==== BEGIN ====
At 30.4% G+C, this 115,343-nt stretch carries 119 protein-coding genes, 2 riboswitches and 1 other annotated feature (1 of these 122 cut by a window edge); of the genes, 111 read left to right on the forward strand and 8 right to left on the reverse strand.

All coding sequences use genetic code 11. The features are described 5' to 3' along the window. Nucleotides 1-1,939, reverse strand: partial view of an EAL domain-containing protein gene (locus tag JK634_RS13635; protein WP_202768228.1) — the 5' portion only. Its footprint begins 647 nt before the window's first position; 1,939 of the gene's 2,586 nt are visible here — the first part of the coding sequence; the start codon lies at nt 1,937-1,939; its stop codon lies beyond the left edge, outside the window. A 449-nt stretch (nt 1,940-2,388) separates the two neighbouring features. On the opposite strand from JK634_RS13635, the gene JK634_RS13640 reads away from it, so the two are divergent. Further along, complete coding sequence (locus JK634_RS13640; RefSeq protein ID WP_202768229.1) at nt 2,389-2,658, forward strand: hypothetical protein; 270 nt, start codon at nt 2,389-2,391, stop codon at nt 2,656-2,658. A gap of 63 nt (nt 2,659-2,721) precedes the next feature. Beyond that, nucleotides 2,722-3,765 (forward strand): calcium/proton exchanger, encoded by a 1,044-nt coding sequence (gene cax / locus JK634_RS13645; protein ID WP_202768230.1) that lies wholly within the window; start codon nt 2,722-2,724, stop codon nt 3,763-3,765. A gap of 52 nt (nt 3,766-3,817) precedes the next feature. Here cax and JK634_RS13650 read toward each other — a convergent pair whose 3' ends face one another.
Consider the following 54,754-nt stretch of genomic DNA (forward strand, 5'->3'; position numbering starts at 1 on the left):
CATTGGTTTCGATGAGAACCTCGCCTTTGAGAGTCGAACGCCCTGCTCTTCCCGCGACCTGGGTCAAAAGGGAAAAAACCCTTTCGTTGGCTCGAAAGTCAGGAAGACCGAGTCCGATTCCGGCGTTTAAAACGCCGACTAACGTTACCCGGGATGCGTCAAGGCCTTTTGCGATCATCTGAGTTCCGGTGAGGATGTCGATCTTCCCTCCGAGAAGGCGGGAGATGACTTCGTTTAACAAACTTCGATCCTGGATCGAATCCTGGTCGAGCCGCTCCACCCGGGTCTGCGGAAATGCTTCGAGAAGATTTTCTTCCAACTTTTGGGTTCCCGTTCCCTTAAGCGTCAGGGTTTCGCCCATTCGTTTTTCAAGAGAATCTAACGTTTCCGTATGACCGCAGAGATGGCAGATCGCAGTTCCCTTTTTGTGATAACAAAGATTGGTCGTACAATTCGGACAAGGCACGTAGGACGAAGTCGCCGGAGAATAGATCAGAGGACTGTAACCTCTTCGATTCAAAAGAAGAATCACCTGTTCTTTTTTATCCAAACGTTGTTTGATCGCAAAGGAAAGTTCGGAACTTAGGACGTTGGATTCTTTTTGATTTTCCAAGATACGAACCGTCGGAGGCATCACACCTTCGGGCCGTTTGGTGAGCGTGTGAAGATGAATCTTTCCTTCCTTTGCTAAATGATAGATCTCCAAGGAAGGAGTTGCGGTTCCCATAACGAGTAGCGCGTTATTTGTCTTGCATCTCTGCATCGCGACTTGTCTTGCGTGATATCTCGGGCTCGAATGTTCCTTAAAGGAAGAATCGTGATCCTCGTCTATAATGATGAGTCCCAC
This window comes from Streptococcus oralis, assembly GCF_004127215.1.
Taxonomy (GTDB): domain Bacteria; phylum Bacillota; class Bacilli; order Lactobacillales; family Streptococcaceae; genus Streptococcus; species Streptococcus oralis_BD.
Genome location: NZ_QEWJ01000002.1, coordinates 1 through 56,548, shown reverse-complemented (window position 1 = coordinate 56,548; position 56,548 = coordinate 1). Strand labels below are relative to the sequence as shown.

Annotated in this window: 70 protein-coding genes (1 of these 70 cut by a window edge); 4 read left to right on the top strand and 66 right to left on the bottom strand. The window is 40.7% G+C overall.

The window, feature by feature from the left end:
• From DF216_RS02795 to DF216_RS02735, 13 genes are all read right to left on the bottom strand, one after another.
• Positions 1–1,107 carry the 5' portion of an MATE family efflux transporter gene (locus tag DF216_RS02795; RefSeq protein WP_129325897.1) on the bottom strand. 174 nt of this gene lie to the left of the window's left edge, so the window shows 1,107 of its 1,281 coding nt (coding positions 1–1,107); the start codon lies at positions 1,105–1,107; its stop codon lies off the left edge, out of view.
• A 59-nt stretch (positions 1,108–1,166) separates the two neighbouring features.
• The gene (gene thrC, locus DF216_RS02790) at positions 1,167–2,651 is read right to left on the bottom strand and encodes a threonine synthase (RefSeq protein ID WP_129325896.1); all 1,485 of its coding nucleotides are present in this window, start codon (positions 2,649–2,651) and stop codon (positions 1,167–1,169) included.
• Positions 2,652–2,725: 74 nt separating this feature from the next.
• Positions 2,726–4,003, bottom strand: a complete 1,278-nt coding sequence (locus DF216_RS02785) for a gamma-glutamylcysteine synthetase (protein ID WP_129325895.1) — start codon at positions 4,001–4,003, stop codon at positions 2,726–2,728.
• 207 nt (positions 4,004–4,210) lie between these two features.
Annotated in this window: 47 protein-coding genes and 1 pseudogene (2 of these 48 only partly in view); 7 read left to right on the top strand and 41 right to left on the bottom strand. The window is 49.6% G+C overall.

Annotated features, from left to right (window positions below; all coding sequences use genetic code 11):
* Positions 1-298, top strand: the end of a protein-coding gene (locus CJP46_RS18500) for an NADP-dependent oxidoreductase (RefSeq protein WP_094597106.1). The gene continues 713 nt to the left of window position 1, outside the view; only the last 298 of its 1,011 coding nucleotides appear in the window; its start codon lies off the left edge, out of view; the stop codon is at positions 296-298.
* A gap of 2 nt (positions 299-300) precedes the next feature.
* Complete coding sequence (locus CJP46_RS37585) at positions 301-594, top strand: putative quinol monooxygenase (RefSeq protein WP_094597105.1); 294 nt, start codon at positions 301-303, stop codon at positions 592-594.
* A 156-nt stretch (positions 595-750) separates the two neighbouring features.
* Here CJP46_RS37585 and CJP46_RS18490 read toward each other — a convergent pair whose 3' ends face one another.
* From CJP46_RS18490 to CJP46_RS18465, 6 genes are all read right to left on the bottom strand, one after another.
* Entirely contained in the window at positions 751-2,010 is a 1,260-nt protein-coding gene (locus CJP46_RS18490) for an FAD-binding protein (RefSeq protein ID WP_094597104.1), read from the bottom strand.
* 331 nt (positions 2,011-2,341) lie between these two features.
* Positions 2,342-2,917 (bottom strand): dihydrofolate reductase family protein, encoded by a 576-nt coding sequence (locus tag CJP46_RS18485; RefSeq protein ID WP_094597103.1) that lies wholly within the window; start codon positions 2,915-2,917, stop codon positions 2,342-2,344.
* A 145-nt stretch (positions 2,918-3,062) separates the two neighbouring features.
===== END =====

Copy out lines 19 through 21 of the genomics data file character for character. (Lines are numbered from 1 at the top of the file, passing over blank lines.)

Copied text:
* Positions 1-298, top strand: the end of a protein-coding gene (locus CJP46_RS18500) for an NADP-dependent oxidoreductase (RefSeq protein WP_094597106.1). The gene continues 713 nt to the left of window position 1, outside the view; only the last 298 of its 1,011 coding nucleotides appear in the window; its start codon lies off the left edge, out of view; the stop codon is at positions 296-298.
* A gap of 2 nt (positions 299-300) precedes the next feature.
* Complete coding sequence (locus CJP46_RS37585) at positions 301-594, top strand: putative quinol monooxygenase (RefSeq protein WP_094597105.1); 294 nt, start codon at positions 301-303, stop codon at positions 592-594.